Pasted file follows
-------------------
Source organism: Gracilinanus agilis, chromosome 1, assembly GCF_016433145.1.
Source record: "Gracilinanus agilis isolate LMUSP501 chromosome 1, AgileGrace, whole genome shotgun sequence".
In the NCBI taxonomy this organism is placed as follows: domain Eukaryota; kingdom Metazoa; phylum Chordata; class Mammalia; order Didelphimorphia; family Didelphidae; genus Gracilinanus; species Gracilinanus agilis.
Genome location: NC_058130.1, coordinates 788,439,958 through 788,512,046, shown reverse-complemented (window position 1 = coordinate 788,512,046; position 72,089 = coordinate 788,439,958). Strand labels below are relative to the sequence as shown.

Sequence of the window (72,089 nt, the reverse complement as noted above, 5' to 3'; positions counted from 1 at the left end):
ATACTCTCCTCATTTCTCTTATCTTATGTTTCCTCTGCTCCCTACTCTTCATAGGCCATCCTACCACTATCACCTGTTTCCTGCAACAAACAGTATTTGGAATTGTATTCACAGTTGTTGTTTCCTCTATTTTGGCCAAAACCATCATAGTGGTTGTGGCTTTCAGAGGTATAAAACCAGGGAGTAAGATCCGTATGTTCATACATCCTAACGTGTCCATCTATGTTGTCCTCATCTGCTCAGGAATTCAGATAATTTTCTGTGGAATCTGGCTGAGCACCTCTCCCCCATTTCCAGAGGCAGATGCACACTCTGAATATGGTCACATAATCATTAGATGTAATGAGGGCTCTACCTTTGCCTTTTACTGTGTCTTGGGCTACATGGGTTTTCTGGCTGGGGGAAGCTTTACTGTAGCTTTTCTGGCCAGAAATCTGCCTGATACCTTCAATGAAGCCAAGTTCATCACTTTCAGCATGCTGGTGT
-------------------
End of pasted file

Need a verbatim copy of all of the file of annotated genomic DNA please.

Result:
Source organism: Gracilinanus agilis, chromosome 1, assembly GCF_016433145.1.
Source record: "Gracilinanus agilis isolate LMUSP501 chromosome 1, AgileGrace, whole genome shotgun sequence".
In the NCBI taxonomy this organism is placed as follows: domain Eukaryota; kingdom Metazoa; phylum Chordata; class Mammalia; order Didelphimorphia; family Didelphidae; genus Gracilinanus; species Gracilinanus agilis.
Genome location: NC_058130.1, coordinates 788,439,958 through 788,512,046, shown reverse-complemented (window position 1 = coordinate 788,512,046; position 72,089 = coordinate 788,439,958). Strand labels below are relative to the sequence as shown.

Sequence of the window (72,089 nt, the reverse complement as noted above, 5' to 3'; positions counted from 1 at the left end):
ATACTCTCCTCATTTCTCTTATCTTATGTTTCCTCTGCTCCCTACTCTTCATAGGCCATCCTACCACTATCACCTGTTTCCTGCAACAAACAGTATTTGGAATTGTATTCACAGTTGTTGTTTCCTCTATTTTGGCCAAAACCATCATAGTGGTTGTGGCTTTCAGAGGTATAAAACCAGGGAGTAAGATCCGTATGTTCATACATCCTAACGTGTCCATCTATGTTGTCCTCATCTGCTCAGGAATTCAGATAATTTTCTGTGGAATCTGGCTGAGCACCTCTCCCCCATTTCCAGAGGCAGATGCACACTCTGAATATGGTCACATAATCATTAGATGTAATGAGGGCTCTACCTTTGCCTTTTACTGTGTCTTGGGCTACATGGGTTTTCTGGCTGGGGGAAGCTTTACTGTAGCTTTTCTGGCCAGAAATCTGCCTGATACCTTCAATGAAGCCAAGTTCATCACTTTCAGCATGCTGGTGT